Gaza: Lifesaving aid convoy through Rafah can’t be a ‘one off’
An aid convoy of some 20 trucks poised to go into Gaza carrying lifesaving supplies should not be a “one off” a spokesperson for the UN Palestine refugee agency (UNRWA) stressed on Friday.
Tamara Alrifai, UNRWA Director of External Relations, told UN News that Gaza needs a “continuous flow of aid” along with safe humanitarian access that allow relief workers to reach those in need.
Ms. Alrifai also described that the UN agency has some 13,000 people on the ground in the enclave – a vast majority of them Gazans themselves – who, despite having been displaced and living in shelters themselves, are determined to keep working and deliver assistance.
As the Israeli bombardment continues, she said that 16 of her colleagues have now been killed since the siege of Gaza began, following the attacks by Hamas militants in southern Israel of 7 October.
She also spoke about the situation inside UNRWA shelters, and how the agency is trying to a give “little bit of privacy and a little bit of dignity” to people in desperate need.
This interview has been edited for length and clarity
UN News: UN Secretary-General António Guterres said that there is a need to clarify the conditions and limit the restrictions for aid to start coming into Gaza. What is stopping the trucks from rolling in?
Ms. Alrifai: We do not quite know what is stopping the trucks but what we know is – exactly like the UN Secretary-General, other principles of the UN including UNRWA Commissioner General and the Emergency Relief Coordinator – everyone is calling for an immediate humanitarian ceasefire and unimpeded, continuous and safe humanitarian access for humanitarian convoys.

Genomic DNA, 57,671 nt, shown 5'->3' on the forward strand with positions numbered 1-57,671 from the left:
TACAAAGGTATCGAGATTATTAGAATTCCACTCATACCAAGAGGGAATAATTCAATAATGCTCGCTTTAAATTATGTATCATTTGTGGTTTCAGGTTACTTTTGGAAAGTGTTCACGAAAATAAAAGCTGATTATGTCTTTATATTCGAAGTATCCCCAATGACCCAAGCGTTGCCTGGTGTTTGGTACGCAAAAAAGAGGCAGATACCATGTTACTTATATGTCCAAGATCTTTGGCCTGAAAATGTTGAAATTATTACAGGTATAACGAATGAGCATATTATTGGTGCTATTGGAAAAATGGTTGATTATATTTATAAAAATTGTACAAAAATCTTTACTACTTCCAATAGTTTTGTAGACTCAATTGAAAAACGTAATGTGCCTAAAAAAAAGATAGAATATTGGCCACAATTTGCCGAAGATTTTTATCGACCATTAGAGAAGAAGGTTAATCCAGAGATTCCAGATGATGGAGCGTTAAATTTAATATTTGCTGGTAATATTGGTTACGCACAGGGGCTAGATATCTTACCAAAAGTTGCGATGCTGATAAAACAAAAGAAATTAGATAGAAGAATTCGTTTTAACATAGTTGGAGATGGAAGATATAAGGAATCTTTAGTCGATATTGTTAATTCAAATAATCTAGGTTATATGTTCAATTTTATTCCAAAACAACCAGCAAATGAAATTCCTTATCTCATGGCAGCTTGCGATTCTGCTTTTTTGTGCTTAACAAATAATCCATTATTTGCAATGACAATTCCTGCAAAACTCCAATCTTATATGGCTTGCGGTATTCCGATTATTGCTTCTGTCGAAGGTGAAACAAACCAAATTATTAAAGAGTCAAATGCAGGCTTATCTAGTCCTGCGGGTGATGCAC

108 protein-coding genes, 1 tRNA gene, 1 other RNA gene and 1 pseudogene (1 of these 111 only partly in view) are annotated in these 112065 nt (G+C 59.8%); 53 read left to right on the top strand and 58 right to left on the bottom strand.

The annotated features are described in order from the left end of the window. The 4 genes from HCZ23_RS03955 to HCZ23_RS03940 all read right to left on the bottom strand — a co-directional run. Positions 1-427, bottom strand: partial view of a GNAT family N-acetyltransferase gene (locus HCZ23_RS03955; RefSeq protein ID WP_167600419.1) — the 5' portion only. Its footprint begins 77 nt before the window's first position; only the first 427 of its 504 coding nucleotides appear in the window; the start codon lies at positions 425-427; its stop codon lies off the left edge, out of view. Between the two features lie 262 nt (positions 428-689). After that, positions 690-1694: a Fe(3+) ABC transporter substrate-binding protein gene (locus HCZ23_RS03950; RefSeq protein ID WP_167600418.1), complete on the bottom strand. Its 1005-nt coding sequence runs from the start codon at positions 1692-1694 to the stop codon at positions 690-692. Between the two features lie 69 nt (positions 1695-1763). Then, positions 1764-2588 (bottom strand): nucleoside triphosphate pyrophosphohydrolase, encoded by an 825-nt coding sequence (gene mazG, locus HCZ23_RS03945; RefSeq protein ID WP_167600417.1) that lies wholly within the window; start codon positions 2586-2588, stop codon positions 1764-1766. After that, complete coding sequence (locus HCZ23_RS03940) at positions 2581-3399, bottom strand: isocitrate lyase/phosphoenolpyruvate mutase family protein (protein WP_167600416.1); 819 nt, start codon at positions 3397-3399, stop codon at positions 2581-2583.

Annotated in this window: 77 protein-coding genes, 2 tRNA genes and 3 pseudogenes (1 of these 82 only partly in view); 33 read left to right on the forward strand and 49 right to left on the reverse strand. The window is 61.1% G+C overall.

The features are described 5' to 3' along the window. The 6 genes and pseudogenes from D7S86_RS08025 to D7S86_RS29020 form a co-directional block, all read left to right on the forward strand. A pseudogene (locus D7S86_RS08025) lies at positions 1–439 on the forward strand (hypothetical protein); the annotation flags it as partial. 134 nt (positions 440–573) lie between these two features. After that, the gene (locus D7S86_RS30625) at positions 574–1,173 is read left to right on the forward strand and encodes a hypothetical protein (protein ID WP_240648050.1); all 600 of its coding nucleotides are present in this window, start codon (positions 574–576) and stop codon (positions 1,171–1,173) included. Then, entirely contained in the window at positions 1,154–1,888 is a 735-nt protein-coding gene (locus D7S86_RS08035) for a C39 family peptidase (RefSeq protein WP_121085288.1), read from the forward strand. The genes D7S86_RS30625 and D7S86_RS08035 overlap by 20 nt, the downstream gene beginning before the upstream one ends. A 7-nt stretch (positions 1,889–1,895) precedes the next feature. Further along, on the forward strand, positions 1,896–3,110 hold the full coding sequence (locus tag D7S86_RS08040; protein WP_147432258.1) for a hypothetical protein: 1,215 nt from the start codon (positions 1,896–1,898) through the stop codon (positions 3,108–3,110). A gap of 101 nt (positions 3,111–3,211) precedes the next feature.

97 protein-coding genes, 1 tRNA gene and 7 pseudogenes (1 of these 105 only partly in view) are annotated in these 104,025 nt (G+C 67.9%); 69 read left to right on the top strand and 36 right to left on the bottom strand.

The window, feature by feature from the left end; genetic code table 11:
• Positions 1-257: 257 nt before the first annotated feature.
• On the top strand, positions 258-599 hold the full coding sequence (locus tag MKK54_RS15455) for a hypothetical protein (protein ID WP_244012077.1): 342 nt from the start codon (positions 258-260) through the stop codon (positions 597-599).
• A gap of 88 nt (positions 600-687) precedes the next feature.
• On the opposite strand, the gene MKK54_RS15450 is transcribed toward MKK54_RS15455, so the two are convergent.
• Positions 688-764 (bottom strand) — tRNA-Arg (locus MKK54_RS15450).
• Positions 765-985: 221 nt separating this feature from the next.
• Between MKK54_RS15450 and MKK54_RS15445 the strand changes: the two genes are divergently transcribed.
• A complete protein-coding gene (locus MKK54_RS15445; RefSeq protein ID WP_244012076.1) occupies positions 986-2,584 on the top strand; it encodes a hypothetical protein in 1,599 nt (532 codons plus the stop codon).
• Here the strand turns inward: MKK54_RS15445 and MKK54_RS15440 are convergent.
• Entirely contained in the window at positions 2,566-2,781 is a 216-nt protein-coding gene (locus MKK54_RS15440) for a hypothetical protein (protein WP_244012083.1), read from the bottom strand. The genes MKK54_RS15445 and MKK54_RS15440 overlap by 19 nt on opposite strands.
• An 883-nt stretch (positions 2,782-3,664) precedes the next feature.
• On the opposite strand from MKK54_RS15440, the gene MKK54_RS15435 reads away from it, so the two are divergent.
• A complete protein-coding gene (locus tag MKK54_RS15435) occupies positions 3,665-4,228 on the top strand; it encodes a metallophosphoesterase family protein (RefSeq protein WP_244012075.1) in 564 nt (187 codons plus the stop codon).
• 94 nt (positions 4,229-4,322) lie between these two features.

What we are witnessing is intense negotiations about the number of tracks, the day of the opening.
What is needed is a continuous flow of aid. This is not about a one off sending 20 trucks and then nothing. This is really a call for a continuous and safe humanitarian access with security conditions that allow, my colleagues in Gaza to do what they need to do, which is check in on the internally displaced people (IDPs), and run the health centers and distribute water and food.
UN News: Let us say the trucks start rolling in and now you have some aid, at least, to be able to distribute to people. How are you going to do that without any humanitarian pauses and are you going be able to reach all parts of Gaza?
Ms. Alrifai: We cannot work without security guarantees and this is why we have been calling for a humanitarian ceasefire. We need to be able to send our trucks and send our people and know that they are not going to get killed or shot or taken in between.
We will be able to work because most of my UNRWA colleagues are themselves Gazans. I have 13,000 colleagues who are themselves from Gaza. Most of them are taking refuge in UNRWA shelters and living with the rest of the displaced people.
My colleagues, sadly, have a lot of experience in responding to humanitarian needs during conflicts, so they will be able to work. We will need to get organized given the large scale of destruction but we are also calling on being able to work across Gaza and not just in the south. We have to go to people where they are.
UN News: You mentioned your 13,000 colleagues in Gaza, a majority of them obviously Gazans themselves. What are they telling you about their own conditions and their families?